Education status


                Primary school or lower (%)


                45.0 **


                Secondary school or higher (%)

                73.5 **

                55.0 **


                Marital status


                Married (%)




                Other (%)






                Manual worker (%)

                51.7 **

                32.1 **


                Other (%)

                48.3 **

                67.9 **


                Distance to health station (km)

                0.95 ± 0.48

                1.00 ± 0.49


                Having insurance (%)




                Having voluntary insurance (%)




                Initial systolic BP (mean ± SD)

                148.5 ± 16.8 **

                163.4 ± 19.4 **

                174.5 ± 21.2 **

                Initial diastolic BP (mean ± SD)

                88.3 ± 9.1 **

                92.7 ± 11.6 **

                96.7 ± 13.1 **

                Initial blood pressure categories


                Pre-hypertensive stages + (%)



                0.0 **

                Hypertension stage I (%)

                79.5 **

                45.9 **

                22.0 **

                Hypertension stage II (%)

                12.6 **



                Hypertension stage III (%)

                7.3 **

                21.1 **

                41.1 **

                Number of behavioural CVD risk factors

                1.0 ± 0.8 **

                0.6 ± 0.8

                0.7 ± 0.8

                Having history of CVD (%)

                20.5 **

                50.9 **

                6.4 **

                Having history of chronic disease (%)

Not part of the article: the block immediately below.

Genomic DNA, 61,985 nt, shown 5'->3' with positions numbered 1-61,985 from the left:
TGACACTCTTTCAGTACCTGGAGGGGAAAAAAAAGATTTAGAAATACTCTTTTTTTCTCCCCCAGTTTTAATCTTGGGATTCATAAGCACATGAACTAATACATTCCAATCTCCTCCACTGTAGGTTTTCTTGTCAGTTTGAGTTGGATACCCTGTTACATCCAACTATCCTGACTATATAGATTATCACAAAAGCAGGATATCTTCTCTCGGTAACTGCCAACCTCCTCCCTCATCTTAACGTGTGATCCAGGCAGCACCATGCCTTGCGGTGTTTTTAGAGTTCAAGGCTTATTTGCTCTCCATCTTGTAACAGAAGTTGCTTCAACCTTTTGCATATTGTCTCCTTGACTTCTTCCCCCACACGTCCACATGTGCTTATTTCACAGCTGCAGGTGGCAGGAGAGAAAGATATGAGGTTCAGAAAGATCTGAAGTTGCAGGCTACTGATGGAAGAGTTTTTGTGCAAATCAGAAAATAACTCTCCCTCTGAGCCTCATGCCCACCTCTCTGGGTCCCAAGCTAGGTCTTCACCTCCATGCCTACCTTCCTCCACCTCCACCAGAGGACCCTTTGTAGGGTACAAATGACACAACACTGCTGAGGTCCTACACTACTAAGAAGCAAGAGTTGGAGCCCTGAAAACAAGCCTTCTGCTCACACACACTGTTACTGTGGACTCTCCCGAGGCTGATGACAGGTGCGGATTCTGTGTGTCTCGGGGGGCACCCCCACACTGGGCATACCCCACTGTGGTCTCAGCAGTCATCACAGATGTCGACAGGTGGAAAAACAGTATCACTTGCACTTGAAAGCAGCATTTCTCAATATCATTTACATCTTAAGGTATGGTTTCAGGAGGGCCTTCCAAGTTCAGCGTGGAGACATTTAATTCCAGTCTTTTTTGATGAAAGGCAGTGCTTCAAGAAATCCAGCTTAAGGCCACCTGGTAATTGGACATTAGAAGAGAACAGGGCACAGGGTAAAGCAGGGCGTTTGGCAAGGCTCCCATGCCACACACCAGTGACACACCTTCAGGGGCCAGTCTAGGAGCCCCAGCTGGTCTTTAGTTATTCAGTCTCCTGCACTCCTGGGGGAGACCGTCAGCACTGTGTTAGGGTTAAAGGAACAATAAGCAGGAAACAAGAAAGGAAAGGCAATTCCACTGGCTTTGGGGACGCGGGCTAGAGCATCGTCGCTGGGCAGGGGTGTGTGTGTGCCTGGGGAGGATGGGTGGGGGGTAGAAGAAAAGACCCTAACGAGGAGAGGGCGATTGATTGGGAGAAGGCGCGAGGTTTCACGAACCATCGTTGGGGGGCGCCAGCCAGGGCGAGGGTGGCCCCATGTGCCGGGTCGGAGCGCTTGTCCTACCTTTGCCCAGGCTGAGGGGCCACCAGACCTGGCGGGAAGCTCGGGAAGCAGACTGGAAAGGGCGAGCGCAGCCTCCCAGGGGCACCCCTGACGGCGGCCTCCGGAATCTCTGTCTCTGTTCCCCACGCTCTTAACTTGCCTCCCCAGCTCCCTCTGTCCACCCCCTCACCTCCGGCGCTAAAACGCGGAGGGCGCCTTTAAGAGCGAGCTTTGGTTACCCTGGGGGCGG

16.6 *



                Having family history of CVD (%)

                31.1 **



                + Hypertensive people but well treated; * p < 0.05; ** p < 0.01

                Table 2

                Adjusted odd ratios of variables, which deterred people from joining the management programme after screening


                Adjusted odd ratio (95% CI)


                Hypertensives (n = 469)

                All people + (n = 1180)

                Age (by 10 years)

                0.67 (0.52 - 0.87)**

                0.68 (0.55 - 0.83)**

                Sex (female vs. male)

                2.14 (1.21 - 3.80) **

                1.86 (1.16 - 2.98) **

                Education (secondary vs. primary)

                1.23 (0.62 - 2.47)

                1.25 (0.71 - 2.19)

                Occupation (other vs. manual)

                1.24 (0.70 - 2.18)

                1.01 (0.63 - 1.63)

                Married (other vs. married)

                1.92 (0.93 - 3.97)

                2.11 (1.13 - 3.94) *

                Distance to health station (by 1 km)

                0.60 (0.37 - 0.97)*

                0.77 (0.52 - 1.14)

                Having insurance

                0.72 (0.42 - 1.22)

                0.68 (0.43 - 1.06)

                Initial systolic BP (by 10 mmHg)

                0.71 (0.59 - 0.86)**

                0.50 (0.42 - 0.59)**

                Initial diastolic BP (by 10 mmHg)

                0.69 (0.53 - 0.92)**

                0.60 (0.47 - 0.78)**

                Number of behavioural CVD risk factors

                1.98 (1.44 - 2.73)**

                2.18 (1.65 - 2.88)**

                Having history of CVD

                0.36 (0.21 - 0.62) **

                0.39 (0.24 - 0.63)**

                Having history of chronic disease °